NEW YORK — For the first time, anyone anywhere in the world with Internet access can participate in the annual Great Backyard Bird Count (GBBC).
The 16th edition of the Bird Count is slated for Feb. 15 through 18. Participants simply watch birds at any location for at least 15 minutes, tally the numbers of each species they see, and report their tallies online at www.BirdCount.org. The GBBC is a joint project of the Cornell Lab of Ornithology and Audubon, with Canadian partner Bird Studies Canada.
This year, anyone visiting the GBBC website will be able to see bird observations pouring in from around the world and contribute their own tallies.
Global participation will be made possible thanks to eBird, a real-time online checklist program that the Cornell Lab and Audubon is integrating into the GBBC for the first time this year.
The GBBC is open to anyone of any skill level and welcomes bird observations from any location, including backyards, national parks, gardens, wetlands and urban landscapes.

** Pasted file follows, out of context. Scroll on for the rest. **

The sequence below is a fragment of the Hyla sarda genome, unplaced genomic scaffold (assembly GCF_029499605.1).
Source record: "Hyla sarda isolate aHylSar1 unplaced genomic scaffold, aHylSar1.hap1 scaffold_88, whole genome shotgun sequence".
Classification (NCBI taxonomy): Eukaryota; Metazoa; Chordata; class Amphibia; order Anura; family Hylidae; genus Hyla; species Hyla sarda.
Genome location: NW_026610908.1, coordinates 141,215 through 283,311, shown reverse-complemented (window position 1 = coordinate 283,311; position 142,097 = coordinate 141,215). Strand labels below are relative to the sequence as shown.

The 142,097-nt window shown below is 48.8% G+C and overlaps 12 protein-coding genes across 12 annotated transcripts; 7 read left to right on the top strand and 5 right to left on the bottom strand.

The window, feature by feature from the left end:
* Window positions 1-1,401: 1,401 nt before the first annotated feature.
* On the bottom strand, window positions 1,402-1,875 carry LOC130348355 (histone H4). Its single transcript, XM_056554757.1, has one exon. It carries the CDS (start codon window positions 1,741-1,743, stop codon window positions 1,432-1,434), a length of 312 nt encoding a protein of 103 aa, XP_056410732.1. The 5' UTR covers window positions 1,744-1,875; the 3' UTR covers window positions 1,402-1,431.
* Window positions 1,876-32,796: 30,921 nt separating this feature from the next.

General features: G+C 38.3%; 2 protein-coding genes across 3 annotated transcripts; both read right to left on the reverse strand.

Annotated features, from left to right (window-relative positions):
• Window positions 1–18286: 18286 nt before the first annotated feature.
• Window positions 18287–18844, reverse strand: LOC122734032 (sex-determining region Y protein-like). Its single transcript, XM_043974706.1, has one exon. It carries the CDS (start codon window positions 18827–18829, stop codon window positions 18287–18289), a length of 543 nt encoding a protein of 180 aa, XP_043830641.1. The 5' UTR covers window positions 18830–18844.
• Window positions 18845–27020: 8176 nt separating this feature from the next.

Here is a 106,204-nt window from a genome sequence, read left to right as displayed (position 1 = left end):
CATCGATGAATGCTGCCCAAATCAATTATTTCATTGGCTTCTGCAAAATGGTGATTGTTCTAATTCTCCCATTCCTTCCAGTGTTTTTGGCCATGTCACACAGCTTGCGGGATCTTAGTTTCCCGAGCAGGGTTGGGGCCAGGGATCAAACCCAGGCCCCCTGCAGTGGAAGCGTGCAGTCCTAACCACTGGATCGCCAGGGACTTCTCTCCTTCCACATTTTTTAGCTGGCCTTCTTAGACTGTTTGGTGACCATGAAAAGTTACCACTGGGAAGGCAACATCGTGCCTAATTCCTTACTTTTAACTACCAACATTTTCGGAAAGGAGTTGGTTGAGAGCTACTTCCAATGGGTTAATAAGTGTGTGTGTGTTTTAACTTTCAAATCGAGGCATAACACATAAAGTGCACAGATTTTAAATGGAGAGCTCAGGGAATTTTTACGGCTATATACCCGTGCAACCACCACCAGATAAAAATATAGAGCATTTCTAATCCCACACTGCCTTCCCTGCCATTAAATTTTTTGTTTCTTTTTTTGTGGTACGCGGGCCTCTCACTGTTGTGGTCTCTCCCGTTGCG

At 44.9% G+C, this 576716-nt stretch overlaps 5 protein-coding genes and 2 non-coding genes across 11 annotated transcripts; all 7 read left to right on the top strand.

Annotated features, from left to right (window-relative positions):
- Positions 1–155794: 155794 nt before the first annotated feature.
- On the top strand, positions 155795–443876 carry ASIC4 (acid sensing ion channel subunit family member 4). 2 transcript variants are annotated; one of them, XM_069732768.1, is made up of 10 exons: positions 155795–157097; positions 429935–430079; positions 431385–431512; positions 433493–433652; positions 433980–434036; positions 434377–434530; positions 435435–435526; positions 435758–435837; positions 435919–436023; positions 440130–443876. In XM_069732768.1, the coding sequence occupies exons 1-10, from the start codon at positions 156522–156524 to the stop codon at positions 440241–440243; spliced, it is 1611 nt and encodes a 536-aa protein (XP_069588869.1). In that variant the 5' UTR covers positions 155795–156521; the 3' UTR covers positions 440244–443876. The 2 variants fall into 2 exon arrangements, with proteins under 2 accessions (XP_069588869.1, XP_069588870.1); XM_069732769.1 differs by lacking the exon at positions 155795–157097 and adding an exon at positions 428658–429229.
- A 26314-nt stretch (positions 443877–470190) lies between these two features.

The four-day count typically receives sightings from tens of thousands of people reporting more than 600 bird species in the United States and Canada alone.
“We’re eager to see how many of the world’s 10,240 bird species will be reported during the count this year,” Cornell Lab director John Fitzpatrick said in a press release.
Participants will be able to view what others are seeing on interactive maps and contribute their tallies for ongoing bird research and conservation efforts. For the first time, participants will also be able to upload their counts from the field using the eBird BirdLog app for Apple or Android smartphones.
“To learn more about how to join the count, get bird ID tips, plus downloadable instructions, web buttons and flyers, visit www.BirdCount.org. The count also includes a photo contest and a prize drawing for participants who enter at least one bird checklist online. Portions of the GBBC site are also now available in Spanish at www.ContandoAves.org.